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used in War and Peace

34 uses
  • Man in connection with the general life of humanity appears subject to laws which determine that life.
    Book Fifteen — 1812-13 (91% in)
  • Halfway through supper Prince Andrew leaned his elbows on the table and, with a look of nervous agitation such as Pierre had never before seen on his face, began to talk—as one who has long had something on his mind and suddenly determines to speak out.
    Book One — 1805 (22% in)
  • Let's have a bottle of rum!" shouted Pierre, banging the table with a determined and drunken gesture and preparing to climb out of the window.
    Book One — 1805 (29% in)
  • A little behind them stood the two younger princesses holding handkerchiefs to their eyes, and just in front of them their eldest sister, Catiche, with a vicious and determined look steadily fixed on the icons, as though declaring to all that she could not answer for herself should she glance round.
    Book One — 1805 (72% in)
  • The imposing figure of Nesvitski followed by his Cossack, and the determination of Denisov who flourished his sword and shouted frantically, had such an effect that they managed to squeeze through to the farther side of the bridge and stopped the infantry.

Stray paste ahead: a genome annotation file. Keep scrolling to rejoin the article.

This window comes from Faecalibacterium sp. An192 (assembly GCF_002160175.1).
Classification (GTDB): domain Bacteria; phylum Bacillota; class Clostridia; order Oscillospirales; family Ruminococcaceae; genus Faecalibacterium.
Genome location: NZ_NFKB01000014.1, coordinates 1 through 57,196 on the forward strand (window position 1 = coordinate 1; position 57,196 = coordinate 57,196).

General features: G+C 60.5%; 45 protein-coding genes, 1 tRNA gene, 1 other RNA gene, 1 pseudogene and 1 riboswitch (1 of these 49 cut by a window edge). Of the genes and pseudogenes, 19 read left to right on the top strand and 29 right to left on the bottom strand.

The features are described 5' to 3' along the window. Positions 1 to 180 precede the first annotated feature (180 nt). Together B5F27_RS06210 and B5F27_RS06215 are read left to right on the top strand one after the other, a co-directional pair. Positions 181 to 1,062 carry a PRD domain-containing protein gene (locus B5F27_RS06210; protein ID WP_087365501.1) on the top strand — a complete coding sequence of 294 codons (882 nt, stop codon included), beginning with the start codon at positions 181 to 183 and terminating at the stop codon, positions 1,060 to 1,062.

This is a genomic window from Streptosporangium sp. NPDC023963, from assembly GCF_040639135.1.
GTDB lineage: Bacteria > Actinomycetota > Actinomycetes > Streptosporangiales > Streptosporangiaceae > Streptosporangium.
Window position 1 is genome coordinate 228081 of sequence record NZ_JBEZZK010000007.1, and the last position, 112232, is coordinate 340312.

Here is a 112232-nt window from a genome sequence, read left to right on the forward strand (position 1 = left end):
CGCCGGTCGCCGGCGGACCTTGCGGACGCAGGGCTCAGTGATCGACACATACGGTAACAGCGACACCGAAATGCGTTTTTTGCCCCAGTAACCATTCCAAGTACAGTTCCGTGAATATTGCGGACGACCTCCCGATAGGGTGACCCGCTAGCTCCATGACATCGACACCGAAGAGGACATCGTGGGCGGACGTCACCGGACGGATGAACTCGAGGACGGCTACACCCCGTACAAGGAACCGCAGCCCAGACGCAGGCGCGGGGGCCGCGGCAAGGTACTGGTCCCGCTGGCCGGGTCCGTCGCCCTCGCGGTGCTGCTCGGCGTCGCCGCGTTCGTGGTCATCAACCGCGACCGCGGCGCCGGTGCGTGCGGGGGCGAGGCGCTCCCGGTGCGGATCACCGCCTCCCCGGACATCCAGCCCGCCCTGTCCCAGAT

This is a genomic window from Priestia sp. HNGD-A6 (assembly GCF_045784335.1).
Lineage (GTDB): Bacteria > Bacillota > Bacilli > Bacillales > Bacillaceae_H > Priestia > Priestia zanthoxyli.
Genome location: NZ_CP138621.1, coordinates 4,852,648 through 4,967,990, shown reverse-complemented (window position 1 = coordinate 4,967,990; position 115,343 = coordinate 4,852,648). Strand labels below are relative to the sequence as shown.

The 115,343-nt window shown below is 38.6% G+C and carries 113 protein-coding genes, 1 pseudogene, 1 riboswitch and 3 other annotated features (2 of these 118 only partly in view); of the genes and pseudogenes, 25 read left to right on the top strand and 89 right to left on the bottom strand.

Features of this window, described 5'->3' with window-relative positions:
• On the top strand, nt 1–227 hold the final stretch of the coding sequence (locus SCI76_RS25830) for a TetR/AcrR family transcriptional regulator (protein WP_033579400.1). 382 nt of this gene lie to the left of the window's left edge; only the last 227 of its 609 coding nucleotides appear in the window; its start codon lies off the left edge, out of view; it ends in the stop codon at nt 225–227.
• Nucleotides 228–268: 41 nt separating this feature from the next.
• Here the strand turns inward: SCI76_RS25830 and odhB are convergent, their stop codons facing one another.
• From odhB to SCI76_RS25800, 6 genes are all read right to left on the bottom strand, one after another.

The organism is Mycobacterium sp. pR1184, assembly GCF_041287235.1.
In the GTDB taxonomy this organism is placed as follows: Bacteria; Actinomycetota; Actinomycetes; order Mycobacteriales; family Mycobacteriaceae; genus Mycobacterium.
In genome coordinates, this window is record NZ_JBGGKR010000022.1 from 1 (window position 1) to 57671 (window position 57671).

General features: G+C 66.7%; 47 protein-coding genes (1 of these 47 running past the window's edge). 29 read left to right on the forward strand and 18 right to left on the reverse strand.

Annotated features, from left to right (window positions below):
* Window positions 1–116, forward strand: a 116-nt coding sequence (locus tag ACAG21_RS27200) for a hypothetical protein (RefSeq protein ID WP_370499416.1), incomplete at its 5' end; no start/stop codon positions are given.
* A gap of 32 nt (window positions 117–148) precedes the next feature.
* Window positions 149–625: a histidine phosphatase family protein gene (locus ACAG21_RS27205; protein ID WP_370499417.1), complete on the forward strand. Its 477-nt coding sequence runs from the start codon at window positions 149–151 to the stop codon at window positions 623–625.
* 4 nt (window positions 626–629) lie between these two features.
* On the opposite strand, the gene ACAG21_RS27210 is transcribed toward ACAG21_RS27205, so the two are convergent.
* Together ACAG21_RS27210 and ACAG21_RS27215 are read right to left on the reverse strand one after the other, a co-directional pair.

Book Two — 1805 (33% in)
  • Timokhin, armed only with a sword, had rushed at the enemy with such a desperate cry and such mad, drunken determination that, taken by surprise, the French had thrown down their muskets and run.
    Book Two — 1805 (89% in)
  • This expression in Princess Mary did not frighten them (she never inspired fear in anyone), but they knew that when it appeared on her face, she became mute and was not to be shaken in her determination.
    Book Three — 1805 (21% in)
  • He seemed to her kind, brave, determined, manly, and magnanimous.
    Book Three — 1805 (27% in)
  • These sights and sounds had no depressing or intimidating effect on him; on the contrary, they stimulated his energy and determination.